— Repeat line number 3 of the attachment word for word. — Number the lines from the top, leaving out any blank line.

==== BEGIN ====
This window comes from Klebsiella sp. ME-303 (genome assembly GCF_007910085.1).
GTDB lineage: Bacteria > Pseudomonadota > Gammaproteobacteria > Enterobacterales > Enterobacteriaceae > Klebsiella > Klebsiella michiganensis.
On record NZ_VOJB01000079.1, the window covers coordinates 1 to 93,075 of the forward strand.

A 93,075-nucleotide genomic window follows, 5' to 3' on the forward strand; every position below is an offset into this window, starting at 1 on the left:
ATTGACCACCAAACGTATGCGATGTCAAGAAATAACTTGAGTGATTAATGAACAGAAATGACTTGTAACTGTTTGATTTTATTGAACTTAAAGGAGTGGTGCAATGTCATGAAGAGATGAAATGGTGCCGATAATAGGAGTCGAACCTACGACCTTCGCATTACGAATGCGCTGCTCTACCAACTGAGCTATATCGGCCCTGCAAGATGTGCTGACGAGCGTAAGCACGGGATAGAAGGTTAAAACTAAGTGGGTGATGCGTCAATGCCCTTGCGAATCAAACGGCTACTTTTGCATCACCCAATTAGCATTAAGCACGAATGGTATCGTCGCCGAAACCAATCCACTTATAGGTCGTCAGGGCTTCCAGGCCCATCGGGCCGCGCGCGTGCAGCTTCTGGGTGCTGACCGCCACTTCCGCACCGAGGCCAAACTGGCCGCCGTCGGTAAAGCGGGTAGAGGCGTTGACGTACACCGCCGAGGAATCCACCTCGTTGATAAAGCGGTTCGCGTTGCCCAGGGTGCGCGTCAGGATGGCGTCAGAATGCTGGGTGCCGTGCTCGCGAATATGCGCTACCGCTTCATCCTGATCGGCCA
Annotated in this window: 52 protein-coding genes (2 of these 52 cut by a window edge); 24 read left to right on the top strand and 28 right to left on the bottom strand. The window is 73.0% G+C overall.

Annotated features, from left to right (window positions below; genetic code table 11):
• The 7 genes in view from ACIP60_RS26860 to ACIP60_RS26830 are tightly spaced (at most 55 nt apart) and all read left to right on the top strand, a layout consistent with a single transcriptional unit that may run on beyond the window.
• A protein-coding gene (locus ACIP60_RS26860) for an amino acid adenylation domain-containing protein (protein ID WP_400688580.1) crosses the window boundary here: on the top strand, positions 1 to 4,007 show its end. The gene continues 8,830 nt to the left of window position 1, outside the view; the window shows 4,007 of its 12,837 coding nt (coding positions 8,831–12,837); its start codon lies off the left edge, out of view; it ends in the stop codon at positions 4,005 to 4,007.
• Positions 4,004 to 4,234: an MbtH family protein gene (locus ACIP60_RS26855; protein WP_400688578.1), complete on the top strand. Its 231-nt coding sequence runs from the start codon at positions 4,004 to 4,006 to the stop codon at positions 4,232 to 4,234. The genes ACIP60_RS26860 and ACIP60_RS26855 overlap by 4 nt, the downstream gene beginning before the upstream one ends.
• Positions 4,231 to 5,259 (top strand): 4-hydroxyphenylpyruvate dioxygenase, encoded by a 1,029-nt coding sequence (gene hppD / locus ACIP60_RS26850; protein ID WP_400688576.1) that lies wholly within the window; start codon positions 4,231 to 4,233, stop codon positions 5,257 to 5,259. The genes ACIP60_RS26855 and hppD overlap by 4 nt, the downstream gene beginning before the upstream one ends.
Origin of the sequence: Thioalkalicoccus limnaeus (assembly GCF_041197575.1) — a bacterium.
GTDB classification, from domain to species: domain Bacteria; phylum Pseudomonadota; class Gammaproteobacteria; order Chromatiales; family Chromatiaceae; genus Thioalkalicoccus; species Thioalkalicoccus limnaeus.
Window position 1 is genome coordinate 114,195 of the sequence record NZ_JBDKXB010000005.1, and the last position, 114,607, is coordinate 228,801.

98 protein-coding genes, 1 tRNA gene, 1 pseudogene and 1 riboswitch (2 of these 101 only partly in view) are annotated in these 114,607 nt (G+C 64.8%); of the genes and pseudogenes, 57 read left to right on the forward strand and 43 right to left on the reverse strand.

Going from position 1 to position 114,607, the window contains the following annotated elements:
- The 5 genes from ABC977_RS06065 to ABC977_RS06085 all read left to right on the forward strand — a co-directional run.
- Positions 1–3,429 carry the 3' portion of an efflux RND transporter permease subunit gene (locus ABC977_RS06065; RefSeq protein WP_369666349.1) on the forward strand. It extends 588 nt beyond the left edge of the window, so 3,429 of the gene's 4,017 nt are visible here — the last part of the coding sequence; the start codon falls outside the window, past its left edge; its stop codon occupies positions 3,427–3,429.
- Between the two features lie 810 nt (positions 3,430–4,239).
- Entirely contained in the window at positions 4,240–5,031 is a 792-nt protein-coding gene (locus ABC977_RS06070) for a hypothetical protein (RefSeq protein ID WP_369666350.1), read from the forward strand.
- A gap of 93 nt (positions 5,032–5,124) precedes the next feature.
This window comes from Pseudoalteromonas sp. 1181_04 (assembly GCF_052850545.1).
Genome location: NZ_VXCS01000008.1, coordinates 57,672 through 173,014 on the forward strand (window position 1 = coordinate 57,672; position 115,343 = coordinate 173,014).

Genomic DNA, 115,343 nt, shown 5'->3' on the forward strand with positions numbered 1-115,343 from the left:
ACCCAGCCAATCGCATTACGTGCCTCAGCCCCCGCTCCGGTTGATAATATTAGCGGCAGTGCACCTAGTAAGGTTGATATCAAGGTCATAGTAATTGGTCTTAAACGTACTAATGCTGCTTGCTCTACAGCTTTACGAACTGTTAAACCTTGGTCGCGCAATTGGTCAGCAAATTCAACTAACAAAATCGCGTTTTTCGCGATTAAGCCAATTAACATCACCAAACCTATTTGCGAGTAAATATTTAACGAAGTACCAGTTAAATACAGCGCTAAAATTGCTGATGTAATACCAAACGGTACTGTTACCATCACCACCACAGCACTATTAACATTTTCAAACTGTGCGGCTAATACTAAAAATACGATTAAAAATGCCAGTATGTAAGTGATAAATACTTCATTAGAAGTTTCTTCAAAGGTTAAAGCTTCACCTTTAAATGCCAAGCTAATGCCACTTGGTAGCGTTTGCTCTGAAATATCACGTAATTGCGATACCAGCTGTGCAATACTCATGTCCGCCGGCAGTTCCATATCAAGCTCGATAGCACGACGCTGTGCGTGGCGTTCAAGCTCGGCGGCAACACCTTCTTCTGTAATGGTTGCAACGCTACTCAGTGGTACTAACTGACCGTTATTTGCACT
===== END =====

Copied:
On record NZ_VOJB01000079.1, the window covers coordinates 1 to 93,075 of the forward strand.